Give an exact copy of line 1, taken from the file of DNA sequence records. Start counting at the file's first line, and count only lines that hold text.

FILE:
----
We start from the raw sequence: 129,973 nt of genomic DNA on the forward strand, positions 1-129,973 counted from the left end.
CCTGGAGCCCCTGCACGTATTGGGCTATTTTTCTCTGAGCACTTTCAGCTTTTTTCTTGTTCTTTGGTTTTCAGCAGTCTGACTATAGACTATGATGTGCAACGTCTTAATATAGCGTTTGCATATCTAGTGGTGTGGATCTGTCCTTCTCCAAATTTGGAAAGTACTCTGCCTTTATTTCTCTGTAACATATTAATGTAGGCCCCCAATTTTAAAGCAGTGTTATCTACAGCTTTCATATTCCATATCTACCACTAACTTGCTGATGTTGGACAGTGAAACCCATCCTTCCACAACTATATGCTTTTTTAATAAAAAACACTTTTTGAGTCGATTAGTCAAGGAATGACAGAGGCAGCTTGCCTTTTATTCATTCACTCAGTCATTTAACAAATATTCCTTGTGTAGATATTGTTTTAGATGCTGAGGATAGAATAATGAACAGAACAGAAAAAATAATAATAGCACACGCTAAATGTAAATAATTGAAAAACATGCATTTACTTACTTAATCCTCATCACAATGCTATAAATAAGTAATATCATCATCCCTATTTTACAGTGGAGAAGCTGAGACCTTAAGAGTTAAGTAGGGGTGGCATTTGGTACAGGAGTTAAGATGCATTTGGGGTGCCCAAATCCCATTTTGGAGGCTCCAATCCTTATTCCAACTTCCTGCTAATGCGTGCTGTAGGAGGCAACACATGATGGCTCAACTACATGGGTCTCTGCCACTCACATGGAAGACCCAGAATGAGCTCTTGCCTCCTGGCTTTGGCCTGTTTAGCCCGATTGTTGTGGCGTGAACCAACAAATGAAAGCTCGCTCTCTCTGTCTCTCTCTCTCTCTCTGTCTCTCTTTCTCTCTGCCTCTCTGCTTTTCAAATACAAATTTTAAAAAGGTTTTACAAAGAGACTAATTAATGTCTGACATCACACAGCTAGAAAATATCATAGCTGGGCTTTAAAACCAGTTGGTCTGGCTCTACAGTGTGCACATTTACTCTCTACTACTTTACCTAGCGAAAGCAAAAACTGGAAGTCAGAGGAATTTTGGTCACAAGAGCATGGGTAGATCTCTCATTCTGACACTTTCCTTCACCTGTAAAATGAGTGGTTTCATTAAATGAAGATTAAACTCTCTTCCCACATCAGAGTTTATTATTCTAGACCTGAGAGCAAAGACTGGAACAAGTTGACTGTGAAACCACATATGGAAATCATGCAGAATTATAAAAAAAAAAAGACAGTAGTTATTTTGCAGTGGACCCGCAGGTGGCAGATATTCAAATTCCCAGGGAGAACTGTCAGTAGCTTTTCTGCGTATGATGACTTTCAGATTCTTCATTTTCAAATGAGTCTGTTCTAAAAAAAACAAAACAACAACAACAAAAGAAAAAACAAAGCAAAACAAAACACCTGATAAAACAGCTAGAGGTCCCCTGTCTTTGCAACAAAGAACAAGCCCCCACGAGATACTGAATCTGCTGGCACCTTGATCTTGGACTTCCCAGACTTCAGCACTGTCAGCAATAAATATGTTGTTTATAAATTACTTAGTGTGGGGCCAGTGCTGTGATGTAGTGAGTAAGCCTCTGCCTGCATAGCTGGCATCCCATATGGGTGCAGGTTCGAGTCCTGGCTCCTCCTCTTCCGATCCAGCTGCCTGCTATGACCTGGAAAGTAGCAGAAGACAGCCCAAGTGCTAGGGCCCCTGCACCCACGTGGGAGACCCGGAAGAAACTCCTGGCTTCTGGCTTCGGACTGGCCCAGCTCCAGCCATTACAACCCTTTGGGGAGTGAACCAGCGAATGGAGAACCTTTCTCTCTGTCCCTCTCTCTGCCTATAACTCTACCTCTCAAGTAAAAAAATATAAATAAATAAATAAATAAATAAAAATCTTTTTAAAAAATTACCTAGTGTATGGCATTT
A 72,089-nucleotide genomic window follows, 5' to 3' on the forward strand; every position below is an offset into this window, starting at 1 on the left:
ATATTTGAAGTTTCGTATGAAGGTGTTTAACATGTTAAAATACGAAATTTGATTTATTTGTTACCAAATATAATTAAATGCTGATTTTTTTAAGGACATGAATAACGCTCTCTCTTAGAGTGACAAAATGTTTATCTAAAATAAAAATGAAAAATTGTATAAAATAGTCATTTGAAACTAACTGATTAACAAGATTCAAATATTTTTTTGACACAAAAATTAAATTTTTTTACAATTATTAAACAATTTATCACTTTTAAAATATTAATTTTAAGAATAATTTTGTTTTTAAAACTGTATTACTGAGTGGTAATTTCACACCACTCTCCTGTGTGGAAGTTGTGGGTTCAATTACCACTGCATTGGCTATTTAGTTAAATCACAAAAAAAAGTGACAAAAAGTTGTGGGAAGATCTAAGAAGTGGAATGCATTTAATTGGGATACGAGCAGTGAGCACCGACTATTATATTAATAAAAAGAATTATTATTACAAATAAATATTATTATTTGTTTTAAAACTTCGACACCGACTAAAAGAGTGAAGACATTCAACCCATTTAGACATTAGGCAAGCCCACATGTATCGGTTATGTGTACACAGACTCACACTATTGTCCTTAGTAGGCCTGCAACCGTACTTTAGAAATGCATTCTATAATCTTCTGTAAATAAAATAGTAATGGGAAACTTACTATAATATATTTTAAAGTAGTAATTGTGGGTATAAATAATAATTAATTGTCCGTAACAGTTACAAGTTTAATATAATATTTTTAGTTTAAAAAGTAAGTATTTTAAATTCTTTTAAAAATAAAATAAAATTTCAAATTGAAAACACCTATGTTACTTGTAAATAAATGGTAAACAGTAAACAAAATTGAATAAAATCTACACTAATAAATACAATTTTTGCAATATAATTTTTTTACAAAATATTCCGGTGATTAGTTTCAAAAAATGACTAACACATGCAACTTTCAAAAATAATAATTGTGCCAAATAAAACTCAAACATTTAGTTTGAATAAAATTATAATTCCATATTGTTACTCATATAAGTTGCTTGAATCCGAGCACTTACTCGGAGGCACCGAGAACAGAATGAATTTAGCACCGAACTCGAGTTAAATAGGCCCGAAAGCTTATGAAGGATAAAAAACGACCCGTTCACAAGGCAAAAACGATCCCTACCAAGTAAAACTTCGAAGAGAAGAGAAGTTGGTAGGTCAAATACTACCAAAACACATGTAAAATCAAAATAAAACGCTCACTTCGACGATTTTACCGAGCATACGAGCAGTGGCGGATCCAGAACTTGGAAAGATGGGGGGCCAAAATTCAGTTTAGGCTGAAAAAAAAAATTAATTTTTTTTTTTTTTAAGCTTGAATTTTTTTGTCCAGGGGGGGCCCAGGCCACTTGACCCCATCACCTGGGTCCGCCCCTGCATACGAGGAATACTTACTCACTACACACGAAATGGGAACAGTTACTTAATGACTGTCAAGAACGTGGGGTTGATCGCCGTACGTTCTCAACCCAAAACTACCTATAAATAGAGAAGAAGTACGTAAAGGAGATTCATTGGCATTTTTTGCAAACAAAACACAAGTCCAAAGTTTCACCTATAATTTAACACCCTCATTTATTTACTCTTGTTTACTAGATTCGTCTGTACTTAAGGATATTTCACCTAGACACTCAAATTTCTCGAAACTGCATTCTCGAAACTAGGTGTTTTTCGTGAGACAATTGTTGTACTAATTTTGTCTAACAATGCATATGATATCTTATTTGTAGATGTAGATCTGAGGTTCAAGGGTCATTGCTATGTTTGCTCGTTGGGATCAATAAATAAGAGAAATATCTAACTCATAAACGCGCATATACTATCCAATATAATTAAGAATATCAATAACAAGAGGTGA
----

We start from the raw sequence: 129,973 nt of genomic DNA on the forward strand, positions 1-129,973 counted from the left end.